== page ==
CAST Tech students, staff returning to in-person learning this week, adjust to new COVID-19 protocols

Only 10% of students are back in school at CAST Tech High School

SAN ANTONIO – Students returning to in-person learning this week are not only seeing fewer classmates in school but also learning new protocols.

Only 50 of the 500 students enrolled at CAST Tech High School are on campus this week.

“I’ve been in the classroom where everyone’s on the Zoom call at home, and I’m in there by myself. It’s really different,” said Corey Castillo, a senior at CAST Tech.

Castillo returned to in-person learning this week.

“Not seeing any of my friends in the classroom and not being able to socialize, you know, normally with the teacher, with other students, it was really hard. And it’s still hard to try to adjust to all the procedures they put in place for us,” Castillo said.

Students and staff members on campus must wear a face covering and get their temperature checked every day.

The San Antonio Independent School District said the principal and secretary check temperatures for staff members. Teachers and administrative staff check temperatures for students in the morning.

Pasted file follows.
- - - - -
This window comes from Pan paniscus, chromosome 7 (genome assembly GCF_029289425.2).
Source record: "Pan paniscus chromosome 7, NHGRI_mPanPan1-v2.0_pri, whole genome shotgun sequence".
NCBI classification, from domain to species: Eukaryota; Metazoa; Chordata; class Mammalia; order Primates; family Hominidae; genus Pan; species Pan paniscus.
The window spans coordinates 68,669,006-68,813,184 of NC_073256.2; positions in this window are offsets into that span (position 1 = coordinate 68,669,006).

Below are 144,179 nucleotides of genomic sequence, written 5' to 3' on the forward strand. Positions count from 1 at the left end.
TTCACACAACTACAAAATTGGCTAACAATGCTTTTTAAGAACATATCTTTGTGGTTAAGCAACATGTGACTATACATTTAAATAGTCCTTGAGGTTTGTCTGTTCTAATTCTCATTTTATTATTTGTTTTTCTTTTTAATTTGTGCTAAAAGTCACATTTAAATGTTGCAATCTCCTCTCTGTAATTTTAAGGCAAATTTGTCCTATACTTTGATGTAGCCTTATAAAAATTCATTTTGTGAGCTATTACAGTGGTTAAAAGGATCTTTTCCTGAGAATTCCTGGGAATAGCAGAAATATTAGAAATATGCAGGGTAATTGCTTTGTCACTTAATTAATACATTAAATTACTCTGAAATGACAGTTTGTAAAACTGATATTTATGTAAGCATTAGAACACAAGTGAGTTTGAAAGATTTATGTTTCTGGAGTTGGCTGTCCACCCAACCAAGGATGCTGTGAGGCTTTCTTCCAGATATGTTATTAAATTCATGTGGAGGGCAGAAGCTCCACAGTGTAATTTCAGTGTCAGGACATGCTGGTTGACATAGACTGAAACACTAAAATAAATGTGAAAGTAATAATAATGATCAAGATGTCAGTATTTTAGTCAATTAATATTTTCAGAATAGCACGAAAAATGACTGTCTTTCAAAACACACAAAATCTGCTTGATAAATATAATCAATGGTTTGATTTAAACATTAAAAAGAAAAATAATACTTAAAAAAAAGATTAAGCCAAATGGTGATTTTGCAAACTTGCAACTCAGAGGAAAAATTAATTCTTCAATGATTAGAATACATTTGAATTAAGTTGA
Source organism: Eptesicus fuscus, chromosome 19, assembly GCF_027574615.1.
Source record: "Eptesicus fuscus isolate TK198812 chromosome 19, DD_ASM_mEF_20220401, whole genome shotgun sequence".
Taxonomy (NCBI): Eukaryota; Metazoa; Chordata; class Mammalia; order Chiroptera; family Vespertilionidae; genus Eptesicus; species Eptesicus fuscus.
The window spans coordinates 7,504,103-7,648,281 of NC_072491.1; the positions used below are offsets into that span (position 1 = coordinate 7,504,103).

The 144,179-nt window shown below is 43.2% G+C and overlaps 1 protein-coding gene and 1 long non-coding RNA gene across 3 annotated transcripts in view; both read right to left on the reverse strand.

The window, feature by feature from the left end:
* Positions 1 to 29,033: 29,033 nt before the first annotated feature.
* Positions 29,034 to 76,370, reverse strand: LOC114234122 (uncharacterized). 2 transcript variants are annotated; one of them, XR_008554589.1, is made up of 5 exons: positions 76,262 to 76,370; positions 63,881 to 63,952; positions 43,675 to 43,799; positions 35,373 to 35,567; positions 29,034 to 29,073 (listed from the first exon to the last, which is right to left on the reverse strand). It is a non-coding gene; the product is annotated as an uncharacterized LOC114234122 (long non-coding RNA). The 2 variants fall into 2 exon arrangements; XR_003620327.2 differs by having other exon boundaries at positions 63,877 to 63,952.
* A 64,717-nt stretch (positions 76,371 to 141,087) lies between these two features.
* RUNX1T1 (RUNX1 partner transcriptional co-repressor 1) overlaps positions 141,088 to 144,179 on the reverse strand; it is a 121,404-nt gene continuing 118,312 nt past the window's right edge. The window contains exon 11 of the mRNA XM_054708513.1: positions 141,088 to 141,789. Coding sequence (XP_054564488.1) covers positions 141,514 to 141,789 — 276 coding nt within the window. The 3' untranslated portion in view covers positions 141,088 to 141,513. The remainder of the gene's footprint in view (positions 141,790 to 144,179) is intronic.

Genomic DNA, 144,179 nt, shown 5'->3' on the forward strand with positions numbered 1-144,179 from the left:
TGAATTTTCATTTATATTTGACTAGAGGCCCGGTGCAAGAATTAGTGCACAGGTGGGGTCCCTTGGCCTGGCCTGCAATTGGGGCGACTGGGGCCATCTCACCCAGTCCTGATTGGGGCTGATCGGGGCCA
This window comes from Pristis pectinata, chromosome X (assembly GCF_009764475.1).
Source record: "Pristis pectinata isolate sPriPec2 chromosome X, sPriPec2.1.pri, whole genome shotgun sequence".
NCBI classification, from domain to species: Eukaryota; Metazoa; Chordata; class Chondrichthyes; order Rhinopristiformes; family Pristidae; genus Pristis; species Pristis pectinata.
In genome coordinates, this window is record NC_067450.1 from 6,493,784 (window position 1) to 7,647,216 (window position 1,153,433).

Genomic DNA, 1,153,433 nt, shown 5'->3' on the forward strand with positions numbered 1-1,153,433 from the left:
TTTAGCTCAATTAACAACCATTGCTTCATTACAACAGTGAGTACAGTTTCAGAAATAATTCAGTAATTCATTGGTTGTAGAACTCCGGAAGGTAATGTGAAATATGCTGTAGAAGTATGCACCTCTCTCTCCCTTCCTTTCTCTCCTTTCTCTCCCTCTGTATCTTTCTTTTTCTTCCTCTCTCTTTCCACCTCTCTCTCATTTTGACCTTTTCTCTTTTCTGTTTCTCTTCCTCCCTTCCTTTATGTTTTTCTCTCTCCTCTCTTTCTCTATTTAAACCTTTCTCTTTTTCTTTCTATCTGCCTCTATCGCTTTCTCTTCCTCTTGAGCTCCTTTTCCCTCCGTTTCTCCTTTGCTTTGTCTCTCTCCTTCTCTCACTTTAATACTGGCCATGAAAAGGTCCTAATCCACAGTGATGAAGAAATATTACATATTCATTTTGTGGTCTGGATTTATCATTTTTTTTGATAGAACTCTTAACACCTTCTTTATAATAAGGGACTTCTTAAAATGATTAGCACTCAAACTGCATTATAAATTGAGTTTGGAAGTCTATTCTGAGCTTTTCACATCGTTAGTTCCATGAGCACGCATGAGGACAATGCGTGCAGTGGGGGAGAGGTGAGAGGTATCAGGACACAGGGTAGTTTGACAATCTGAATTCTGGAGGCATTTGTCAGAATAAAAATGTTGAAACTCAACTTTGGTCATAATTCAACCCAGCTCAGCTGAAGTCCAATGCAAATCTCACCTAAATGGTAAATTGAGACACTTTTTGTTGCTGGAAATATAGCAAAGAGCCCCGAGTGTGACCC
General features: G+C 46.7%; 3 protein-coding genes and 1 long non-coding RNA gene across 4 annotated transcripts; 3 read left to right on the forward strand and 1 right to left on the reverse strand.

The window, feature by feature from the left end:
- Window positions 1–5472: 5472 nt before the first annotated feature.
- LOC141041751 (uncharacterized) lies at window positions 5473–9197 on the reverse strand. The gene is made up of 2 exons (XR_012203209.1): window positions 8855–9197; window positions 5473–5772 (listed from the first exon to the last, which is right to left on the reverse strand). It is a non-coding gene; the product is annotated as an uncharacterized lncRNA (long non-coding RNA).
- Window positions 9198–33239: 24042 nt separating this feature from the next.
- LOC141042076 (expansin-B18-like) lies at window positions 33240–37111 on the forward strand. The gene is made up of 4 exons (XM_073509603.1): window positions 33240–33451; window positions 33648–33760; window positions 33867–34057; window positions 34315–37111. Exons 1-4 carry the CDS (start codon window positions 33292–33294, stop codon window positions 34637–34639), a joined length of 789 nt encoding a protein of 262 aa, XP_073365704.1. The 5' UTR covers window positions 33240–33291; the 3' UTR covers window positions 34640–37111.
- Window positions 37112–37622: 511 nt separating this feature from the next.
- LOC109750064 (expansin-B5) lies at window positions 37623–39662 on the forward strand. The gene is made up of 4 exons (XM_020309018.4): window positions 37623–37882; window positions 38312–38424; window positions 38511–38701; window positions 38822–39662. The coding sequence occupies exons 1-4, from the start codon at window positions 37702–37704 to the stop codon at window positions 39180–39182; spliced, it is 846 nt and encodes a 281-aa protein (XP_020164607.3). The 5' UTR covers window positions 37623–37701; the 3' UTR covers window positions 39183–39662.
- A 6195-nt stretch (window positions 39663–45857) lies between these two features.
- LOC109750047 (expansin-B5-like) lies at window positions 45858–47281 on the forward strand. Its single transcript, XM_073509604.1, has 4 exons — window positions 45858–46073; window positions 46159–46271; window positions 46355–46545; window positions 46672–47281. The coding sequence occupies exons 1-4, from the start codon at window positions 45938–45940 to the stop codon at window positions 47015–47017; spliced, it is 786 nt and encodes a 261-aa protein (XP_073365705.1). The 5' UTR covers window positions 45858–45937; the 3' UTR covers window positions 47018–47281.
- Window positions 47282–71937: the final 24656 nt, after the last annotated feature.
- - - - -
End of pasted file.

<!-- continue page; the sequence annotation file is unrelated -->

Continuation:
“When students come into the classroom, the teacher also sanitizes their workspace, and so students can wipe that again. But also, the last five minutes of the class period, we’ve taught our students how to sanitize their workspace again,” said Melissa Alcala, principal at CAST Tech.

Alcala said students are also spread out.

“Right now, we’re capped at five students per classroom, and our students are used to having 24 students in a classroom,” Alcala said.

She said they plan to increase the number of students on campus from 10% to 20 % on Sept. 21.

Health officials recommend in-class learning to involve six or fewer students in a classroom.

As the overall risk meter has improved, so has the graph tracking in-class learning. The city has moved further away from the high-risk level for schools but remains moderate. The positivity rate for San Antonio is at 6.7%, but the mayor said it would need to drop below 5% before the meter moves into the safe level.

A teacher was not available to speak at the time of KSAT’s interview, or at the time we were on campus.

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